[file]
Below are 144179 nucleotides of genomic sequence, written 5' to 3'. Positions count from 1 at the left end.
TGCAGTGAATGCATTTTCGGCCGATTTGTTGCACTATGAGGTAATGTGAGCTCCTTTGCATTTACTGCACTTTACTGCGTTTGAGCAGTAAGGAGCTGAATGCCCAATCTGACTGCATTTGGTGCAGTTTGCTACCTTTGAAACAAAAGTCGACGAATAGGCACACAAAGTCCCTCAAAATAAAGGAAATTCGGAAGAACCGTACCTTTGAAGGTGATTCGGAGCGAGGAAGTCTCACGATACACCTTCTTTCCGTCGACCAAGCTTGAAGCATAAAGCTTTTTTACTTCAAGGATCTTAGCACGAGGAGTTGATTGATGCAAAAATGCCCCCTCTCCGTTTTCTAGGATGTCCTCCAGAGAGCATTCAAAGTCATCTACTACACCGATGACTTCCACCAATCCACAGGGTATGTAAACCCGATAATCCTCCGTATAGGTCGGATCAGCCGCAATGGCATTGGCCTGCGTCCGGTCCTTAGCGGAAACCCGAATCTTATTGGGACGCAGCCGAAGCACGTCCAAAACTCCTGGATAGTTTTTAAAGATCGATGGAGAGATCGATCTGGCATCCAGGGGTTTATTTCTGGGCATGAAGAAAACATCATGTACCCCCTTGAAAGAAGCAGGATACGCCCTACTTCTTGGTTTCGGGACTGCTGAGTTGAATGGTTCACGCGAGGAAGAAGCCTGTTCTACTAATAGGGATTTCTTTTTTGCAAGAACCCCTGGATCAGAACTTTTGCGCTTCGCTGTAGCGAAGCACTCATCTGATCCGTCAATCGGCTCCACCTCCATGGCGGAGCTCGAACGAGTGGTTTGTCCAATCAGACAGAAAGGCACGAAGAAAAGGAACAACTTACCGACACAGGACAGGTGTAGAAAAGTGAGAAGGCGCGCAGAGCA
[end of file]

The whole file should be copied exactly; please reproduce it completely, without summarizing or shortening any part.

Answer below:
Below are 144179 nucleotides of genomic sequence, written 5' to 3'. Positions count from 1 at the left end.
TGCAGTGAATGCATTTTCGGCCGATTTGTTGCACTATGAGGTAATGTGAGCTCCTTTGCATTTACTGCACTTTACTGCGTTTGAGCAGTAAGGAGCTGAATGCCCAATCTGACTGCATTTGGTGCAGTTTGCTACCTTTGAAACAAAAGTCGACGAATAGGCACACAAAGTCCCTCAAAATAAAGGAAATTCGGAAGAACCGTACCTTTGAAGGTGATTCGGAGCGAGGAAGTCTCACGATACACCTTCTTTCCGTCGACCAAGCTTGAAGCATAAAGCTTTTTTACTTCAAGGATCTTAGCACGAGGAGTTGATTGATGCAAAAATGCCCCCTCTCCGTTTTCTAGGATGTCCTCCAGAGAGCATTCAAAGTCATCTACTACACCGATGACTTCCACCAATCCACAGGGTATGTAAACCCGATAATCCTCCGTATAGGTCGGATCAGCCGCAATGGCATTGGCCTGCGTCCGGTCCTTAGCGGAAACCCGAATCTTATTGGGACGCAGCCGAAGCACGTCCAAAACTCCTGGATAGTTTTTAAAGATCGATGGAGAGATCGATCTGGCATCCAGGGGTTTATTTCTGGGCATGAAGAAAACATCATGTACCCCCTTGAAAGAAGCAGGATACGCCCTACTTCTTGGTTTCGGGACTGCTGAGTTGAATGGTTCACGCGAGGAAGAAGCCTGTTCTACTAATAGGGATTTCTTTTTTGCAAGAACCCCTGGATCAGAACTTTTGCGCTTCGCTGTAGCGAAGCACTCATCTGATCCGTCAATCGGCTCCACCTCCATGGCGGAGCTCGAACGAGTGGTTTGTCCAATCAGACAGAAAGGCACGAAGAAAAGGAACAACTTACCGACACAGGACAGGTGTAGAAAAGTGAGAAGGCGCGCAGAGCA